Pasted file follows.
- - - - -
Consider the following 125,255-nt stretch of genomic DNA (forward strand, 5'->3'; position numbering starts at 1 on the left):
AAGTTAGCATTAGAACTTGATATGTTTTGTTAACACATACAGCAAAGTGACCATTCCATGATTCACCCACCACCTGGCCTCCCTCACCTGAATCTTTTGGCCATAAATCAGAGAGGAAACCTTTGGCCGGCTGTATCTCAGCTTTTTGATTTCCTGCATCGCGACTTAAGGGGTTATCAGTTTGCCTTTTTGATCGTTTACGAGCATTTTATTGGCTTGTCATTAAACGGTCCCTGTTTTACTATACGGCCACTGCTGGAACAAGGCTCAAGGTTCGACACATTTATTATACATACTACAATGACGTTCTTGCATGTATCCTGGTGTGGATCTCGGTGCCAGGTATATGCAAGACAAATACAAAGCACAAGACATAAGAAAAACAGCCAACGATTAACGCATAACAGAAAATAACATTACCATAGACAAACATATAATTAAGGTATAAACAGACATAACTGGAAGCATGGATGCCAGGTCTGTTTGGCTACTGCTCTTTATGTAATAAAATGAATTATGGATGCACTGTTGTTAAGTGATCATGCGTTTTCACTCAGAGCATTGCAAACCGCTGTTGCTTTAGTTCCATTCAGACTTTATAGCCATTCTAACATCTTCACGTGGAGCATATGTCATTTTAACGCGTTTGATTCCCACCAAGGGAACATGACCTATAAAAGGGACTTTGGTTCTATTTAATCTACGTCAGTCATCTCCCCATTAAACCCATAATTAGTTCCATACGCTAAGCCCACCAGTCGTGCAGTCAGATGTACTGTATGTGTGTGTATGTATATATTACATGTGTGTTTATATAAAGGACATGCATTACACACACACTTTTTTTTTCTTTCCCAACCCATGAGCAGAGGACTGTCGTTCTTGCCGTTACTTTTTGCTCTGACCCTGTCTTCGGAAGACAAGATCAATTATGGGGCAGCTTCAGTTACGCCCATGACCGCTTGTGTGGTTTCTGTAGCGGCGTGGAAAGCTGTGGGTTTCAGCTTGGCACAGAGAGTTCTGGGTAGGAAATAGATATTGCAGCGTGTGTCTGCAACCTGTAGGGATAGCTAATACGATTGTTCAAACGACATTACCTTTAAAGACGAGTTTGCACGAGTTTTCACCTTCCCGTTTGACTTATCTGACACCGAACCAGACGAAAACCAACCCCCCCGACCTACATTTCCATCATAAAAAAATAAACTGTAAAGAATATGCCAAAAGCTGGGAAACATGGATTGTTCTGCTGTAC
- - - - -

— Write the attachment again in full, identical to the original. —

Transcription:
Consider the following 125,255-nt stretch of genomic DNA (forward strand, 5'->3'; position numbering starts at 1 on the left):
AAGTTAGCATTAGAACTTGATATGTTTTGTTAACACATACAGCAAAGTGACCATTCCATGATTCACCCACCACCTGGCCTCCCTCACCTGAATCTTTTGGCCATAAATCAGAGAGGAAACCTTTGGCCGGCTGTATCTCAGCTTTTTGATTTCCTGCATCGCGACTTAAGGGGTTATCAGTTTGCCTTTTTGATCGTTTACGAGCATTTTATTGGCTTGTCATTAAACGGTCCCTGTTTTACTATACGGCCACTGCTGGAACAAGGCTCAAGGTTCGACACATTTATTATACATACTACAATGACGTTCTTGCATGTATCCTGGTGTGGATCTCGGTGCCAGGTATATGCAAGACAAATACAAAGCACAAGACATAAGAAAAACAGCCAACGATTAACGCATAACAGAAAATAACATTACCATAGACAAACATATAATTAAGGTATAAACAGACATAACTGGAAGCATGGATGCCAGGTCTGTTTGGCTACTGCTCTTTATGTAATAAAATGAATTATGGATGCACTGTTGTTAAGTGATCATGCGTTTTCACTCAGAGCATTGCAAACCGCTGTTGCTTTAGTTCCATTCAGACTTTATAGCCATTCTAACATCTTCACGTGGAGCATATGTCATTTTAACGCGTTTGATTCCCACCAAGGGAACATGACCTATAAAAGGGACTTTGGTTCTATTTAATCTACGTCAGTCATCTCCCCATTAAACCCATAATTAGTTCCATACGCTAAGCCCACCAGTCGTGCAGTCAGATGTACTGTATGTGTGTGTATGTATATATTACATGTGTGTTTATATAAAGGACATGCATTACACACACACTTTTTTTTTCTTTCCCAACCCATGAGCAGAGGACTGTCGTTCTTGCCGTTACTTTTTGCTCTGACCCTGTCTTCGGAAGACAAGATCAATTATGGGGCAGCTTCAGTTACGCCCATGACCGCTTGTGTGGTTTCTGTAGCGGCGTGGAAAGCTGTGGGTTTCAGCTTGGCACAGAGAGTTCTGGGTAGGAAATAGATATTGCAGCGTGTGTCTGCAACCTGTAGGGATAGCTAATACGATTGTTCAAACGACATTACCTTTAAAGACGAGTTTGCACGAGTTTTCACCTTCCCGTTTGACTTATCTGACACCGAACCAGACGAAAACCAACCCCCCCGACCTACATTTCCATCATAAAAAAATAAACTGTAAAGAATATGCCAAAAGCTGGGAAACATGGATTGTTCTGCTGTAC